But what do you personally think of the parenting approach of telling kids that the pandemic response is something bad some other part of society is doing to you? As opposed to telling kids this is a force of nature outside of anyone’s control and it has an effect on everyone, sorry you’re going through this, let’s do X instead of the playground for now?

I bring this up because that comment struck me. Do you think framing it like that for kids results in adults who think of their community’s needs as well as their own needs?
 

Cornell

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@Monykalyn The ages of your kids are smack in the middle of the awfulness. I have a daughter who is finishing her junior year of high school. My parenting style is one where I push independence in a big way. Developmentally, teens should be pushing the limits of their independence (parents, in theory, should be trying to reign them in). Now we have a situation where teens are trapped inside all day with parents. It's just not good, healthy, or normal. Teens should be with peers, tasting freedom (even some "dangerous freedom"), perhaps WORKING to get a sense of the "real world", etc.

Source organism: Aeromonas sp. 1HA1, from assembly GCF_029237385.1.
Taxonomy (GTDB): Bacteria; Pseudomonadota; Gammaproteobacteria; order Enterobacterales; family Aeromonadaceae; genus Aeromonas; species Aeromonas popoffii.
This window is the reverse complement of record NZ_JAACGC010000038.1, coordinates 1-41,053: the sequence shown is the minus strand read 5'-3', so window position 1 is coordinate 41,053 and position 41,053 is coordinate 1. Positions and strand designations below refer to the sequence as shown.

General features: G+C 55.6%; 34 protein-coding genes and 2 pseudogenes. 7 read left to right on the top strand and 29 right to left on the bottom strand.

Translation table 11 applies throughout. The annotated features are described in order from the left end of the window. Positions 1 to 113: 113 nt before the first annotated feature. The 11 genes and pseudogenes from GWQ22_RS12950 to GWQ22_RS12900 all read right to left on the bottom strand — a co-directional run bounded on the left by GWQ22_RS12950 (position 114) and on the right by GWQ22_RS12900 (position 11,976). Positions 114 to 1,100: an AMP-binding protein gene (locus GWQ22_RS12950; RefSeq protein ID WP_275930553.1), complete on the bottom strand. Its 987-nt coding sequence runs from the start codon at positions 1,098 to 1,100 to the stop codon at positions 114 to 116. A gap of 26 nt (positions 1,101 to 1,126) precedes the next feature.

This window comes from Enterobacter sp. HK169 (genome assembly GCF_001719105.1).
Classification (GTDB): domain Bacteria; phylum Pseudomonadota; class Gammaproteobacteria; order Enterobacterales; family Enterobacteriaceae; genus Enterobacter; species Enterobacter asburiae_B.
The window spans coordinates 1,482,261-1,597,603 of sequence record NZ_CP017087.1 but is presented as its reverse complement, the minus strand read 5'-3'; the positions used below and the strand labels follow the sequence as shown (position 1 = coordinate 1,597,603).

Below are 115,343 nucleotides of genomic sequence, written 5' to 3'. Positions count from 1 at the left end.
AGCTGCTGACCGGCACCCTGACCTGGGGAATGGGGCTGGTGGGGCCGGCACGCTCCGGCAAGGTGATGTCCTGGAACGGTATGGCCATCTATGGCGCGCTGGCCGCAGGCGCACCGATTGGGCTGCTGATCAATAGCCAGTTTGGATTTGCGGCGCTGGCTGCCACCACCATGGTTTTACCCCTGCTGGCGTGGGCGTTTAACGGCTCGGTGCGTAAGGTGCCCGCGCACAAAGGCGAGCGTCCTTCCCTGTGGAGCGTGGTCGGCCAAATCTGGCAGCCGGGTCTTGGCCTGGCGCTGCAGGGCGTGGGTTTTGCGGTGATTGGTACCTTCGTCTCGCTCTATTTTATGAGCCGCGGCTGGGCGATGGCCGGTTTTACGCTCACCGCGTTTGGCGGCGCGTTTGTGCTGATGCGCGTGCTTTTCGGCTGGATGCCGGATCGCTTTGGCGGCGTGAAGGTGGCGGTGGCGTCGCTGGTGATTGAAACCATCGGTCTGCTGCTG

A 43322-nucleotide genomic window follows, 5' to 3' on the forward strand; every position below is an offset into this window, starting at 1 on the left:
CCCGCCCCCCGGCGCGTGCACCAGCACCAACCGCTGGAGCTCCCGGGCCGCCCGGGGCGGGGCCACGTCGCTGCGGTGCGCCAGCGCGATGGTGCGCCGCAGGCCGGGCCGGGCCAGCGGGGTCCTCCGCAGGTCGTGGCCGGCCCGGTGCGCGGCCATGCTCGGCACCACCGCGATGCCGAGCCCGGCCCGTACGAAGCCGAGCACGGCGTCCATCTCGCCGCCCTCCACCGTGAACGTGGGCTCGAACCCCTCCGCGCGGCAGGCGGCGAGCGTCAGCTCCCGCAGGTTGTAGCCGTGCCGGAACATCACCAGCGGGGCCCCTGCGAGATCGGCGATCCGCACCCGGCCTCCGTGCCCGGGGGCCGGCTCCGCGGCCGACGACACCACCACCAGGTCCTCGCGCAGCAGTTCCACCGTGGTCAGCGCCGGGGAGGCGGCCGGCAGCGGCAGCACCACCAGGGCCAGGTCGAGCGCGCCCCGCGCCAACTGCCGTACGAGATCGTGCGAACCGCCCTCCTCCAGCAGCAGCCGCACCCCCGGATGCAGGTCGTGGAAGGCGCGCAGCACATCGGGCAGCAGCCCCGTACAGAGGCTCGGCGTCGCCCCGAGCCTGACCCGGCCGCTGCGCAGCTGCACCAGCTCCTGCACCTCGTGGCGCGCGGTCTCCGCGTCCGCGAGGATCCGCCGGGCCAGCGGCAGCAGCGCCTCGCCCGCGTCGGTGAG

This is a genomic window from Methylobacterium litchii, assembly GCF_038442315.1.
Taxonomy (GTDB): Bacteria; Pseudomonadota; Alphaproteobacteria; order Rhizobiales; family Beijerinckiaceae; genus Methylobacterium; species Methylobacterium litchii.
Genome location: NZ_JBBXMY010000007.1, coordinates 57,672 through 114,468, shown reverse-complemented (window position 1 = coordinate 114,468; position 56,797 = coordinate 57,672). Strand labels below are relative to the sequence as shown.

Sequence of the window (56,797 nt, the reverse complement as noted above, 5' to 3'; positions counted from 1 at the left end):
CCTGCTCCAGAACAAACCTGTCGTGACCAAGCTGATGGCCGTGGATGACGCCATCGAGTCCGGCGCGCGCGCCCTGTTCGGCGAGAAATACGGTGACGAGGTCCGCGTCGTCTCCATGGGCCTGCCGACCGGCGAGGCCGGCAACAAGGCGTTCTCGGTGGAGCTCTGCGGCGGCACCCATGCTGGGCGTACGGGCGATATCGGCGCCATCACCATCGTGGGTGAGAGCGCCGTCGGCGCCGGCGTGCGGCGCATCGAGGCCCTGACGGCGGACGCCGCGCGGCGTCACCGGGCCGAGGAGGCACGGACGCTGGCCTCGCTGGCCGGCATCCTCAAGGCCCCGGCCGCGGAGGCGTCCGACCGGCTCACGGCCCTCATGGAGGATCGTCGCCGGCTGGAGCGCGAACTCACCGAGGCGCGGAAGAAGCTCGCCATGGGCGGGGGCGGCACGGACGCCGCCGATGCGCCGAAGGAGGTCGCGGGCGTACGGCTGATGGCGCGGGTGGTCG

Timeshare Von

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Speaking of travel & the airlines . . . Delta just this week expanded their cancellation window for existing flights. Now if you have a trip beginning by the end of June, you may cancel and receive full credit voucher for use up to TWO YEARS from now (through May 31, 2022 actually). This is a deviation from their standard policy.